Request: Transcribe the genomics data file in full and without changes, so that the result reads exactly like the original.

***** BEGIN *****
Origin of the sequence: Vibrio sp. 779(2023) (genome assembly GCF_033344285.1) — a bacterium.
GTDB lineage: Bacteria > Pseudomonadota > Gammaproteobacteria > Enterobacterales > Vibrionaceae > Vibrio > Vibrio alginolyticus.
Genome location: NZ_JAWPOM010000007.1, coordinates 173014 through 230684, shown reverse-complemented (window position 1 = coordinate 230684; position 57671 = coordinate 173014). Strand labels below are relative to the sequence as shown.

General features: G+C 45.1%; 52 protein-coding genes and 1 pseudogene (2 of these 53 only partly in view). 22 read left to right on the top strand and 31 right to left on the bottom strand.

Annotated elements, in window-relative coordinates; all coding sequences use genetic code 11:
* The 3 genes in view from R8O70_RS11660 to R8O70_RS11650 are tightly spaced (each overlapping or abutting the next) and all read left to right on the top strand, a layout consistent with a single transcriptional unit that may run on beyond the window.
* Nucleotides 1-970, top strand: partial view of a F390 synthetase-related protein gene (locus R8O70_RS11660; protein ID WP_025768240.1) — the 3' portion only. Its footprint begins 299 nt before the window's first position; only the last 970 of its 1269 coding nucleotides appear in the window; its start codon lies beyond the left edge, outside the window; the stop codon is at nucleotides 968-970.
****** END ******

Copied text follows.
Origin of the sequence: Vibrio sp. 779(2023) (genome assembly GCF_033344285.1) — a bacterium.
GTDB lineage: Bacteria > Pseudomonadota > Gammaproteobacteria > Enterobacterales > Vibrionaceae > Vibrio > Vibrio alginolyticus.
Genome location: NZ_JAWPOM010000007.1, coordinates 173014 through 230684, shown reverse-complemented (window position 1 = coordinate 230684; position 57671 = coordinate 173014). Strand labels below are relative to the sequence as shown.

General features: G+C 45.1%; 52 protein-coding genes and 1 pseudogene (2 of these 53 only partly in view). 22 read left to right on the top strand and 31 right to left on the bottom strand.

Annotated elements, in window-relative coordinates; all coding sequences use genetic code 11:
* The 3 genes in view from R8O70_RS11660 to R8O70_RS11650 are tightly spaced (each overlapping or abutting the next) and all read left to right on the top strand, a layout consistent with a single transcriptional unit that may run on beyond the window.
* Nucleotides 1-970, top strand: partial view of a F390 synthetase-related protein gene (locus R8O70_RS11660; protein ID WP_025768240.1) — the 3' portion only. Its footprint begins 299 nt before the window's first position; only the last 970 of its 1269 coding nucleotides appear in the window; its start codon lies beyond the left edge, outside the window; the stop codon is at nucleotides 968-970.